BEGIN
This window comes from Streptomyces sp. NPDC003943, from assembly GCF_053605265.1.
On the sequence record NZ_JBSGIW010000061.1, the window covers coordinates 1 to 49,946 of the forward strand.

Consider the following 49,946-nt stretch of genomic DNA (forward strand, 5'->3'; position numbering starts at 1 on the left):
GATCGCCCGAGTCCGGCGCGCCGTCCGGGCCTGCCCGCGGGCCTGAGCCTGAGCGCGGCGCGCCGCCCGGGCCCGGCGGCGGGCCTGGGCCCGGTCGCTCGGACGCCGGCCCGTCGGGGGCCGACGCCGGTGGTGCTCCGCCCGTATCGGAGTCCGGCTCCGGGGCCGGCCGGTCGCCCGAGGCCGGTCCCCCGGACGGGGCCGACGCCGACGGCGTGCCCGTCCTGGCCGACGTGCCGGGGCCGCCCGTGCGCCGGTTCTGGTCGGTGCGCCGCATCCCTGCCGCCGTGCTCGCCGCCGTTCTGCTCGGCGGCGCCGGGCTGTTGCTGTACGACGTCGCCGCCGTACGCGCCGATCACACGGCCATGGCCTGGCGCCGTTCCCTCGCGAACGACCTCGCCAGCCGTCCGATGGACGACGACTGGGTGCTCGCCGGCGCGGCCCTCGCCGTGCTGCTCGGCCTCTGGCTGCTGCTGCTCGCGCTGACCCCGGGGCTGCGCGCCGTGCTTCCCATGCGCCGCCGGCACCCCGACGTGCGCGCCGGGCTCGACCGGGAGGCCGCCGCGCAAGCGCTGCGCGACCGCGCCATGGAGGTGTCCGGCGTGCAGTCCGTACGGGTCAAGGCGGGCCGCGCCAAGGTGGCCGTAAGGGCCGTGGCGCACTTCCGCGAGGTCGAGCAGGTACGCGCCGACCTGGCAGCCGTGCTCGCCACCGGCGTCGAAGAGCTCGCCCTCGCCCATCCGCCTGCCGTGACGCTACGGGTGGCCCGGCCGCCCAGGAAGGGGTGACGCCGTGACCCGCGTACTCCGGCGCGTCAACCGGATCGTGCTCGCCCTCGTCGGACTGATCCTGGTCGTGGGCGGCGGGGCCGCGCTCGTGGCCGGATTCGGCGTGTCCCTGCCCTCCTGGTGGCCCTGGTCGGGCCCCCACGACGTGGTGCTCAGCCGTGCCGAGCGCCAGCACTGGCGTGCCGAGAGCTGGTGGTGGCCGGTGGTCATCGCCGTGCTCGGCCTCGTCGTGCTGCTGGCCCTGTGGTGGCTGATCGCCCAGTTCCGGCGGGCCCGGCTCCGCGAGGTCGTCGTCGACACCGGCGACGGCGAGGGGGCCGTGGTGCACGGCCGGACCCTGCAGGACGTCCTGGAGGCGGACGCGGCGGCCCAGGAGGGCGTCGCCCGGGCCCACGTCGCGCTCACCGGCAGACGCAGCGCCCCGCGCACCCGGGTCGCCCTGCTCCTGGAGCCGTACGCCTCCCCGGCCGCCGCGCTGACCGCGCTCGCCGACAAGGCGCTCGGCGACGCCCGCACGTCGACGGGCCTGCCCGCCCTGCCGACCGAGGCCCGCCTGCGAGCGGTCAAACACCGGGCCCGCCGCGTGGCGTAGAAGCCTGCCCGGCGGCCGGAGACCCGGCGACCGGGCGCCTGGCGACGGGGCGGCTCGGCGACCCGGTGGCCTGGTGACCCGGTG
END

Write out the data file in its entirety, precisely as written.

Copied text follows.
This window comes from Streptomyces sp. NPDC003943, from assembly GCF_053605265.1.
On the sequence record NZ_JBSGIW010000061.1, the window covers coordinates 1 to 49,946 of the forward strand.

Consider the following 49,946-nt stretch of genomic DNA (forward strand, 5'->3'; position numbering starts at 1 on the left):
GATCGCCCGAGTCCGGCGCGCCGTCCGGGCCTGCCCGCGGGCCTGAGCCTGAGCGCGGCGCGCCGCCCGGGCCCGGCGGCGGGCCTGGGCCCGGTCGCTCGGACGCCGGCCCGTCGGGGGCCGACGCCGGTGGTGCTCCGCCCGTATCGGAGTCCGGCTCCGGGGCCGGCCGGTCGCCCGAGGCCGGTCCCCCGGACGGGGCCGACGCCGACGGCGTGCCCGTCCTGGCCGACGTGCCGGGGCCGCCCGTGCGCCGGTTCTGGTCGGTGCGCCGCATCCCTGCCGCCGTGCTCGCCGCCGTTCTGCTCGGCGGCGCCGGGCTGTTGCTGTACGACGTCGCCGCCGTACGCGCCGATCACACGGCCATGGCCTGGCGCCGTTCCCTCGCGAACGACCTCGCCAGCCGTCCGATGGACGACGACTGGGTGCTCGCCGGCGCGGCCCTCGCCGTGCTGCTCGGCCTCTGGCTGCTGCTGCTCGCGCTGACCCCGGGGCTGCGCGCCGTGCTTCCCATGCGCCGCCGGCACCCCGACGTGCGCGCCGGGCTCGACCGGGAGGCCGCCGCGCAAGCGCTGCGCGACCGCGCCATGGAGGTGTCCGGCGTGCAGTCCGTACGGGTCAAGGCGGGCCGCGCCAAGGTGGCCGTAAGGGCCGTGGCGCACTTCCGCGAGGTCGAGCAGGTACGCGCCGACCTGGCAGCCGTGCTCGCCACCGGCGTCGAAGAGCTCGCCCTCGCCCATCCGCCTGCCGTGACGCTACGGGTGGCCCGGCCGCCCAGGAAGGGGTGACGCCGTGACCCGCGTACTCCGGCGCGTCAACCGGATCGTGCTCGCCCTCGTCGGACTGATCCTGGTCGTGGGCGGCGGGGCCGCGCTCGTGGCCGGATTCGGCGTGTCCCTGCCCTCCTGGTGGCCCTGGTCGGGCCCCCACGACGTGGTGCTCAGCCGTGCCGAGCGCCAGCACTGGCGTGCCGAGAGCTGGTGGTGGCCGGTGGTCATCGCCGTGCTCGGCCTCGTCGTGCTGCTGGCCCTGTGGTGGCTGATCGCCCAGTTCCGGCGGGCCCGGCTCCGCGAGGTCGTCGTCGACACCGGCGACGGCGAGGGGGCCGTGGTGCACGGCCGGACCCTGCAGGACGTCCTGGAGGCGGACGCGGCGGCCCAGGAGGGCGTCGCCCGGGCCCACGTCGCGCTCACCGGCAGACGCAGCGCCCCGCGCACCCGGGTCGCCCTGCTCCTGGAGCCGTACGCCTCCCCGGCCGCCGCGCTGACCGCGCTCGCCGACAAGGCGCTCGGCGACGCCCGCACGTCGACGGGCCTGCCCGCCCTGCCGACCGAGGCCCGCCTGCGAGCGGTCAAACACCGGGCCCGCCGCGTGGCGTAGAAGCCTGCCCGGCGGCCGGAGACCCGGCGACCGGGCGCCTGGCGACGGGGCGGCTCGGCGACCCGGTGGCCTGGTGACCCGGTG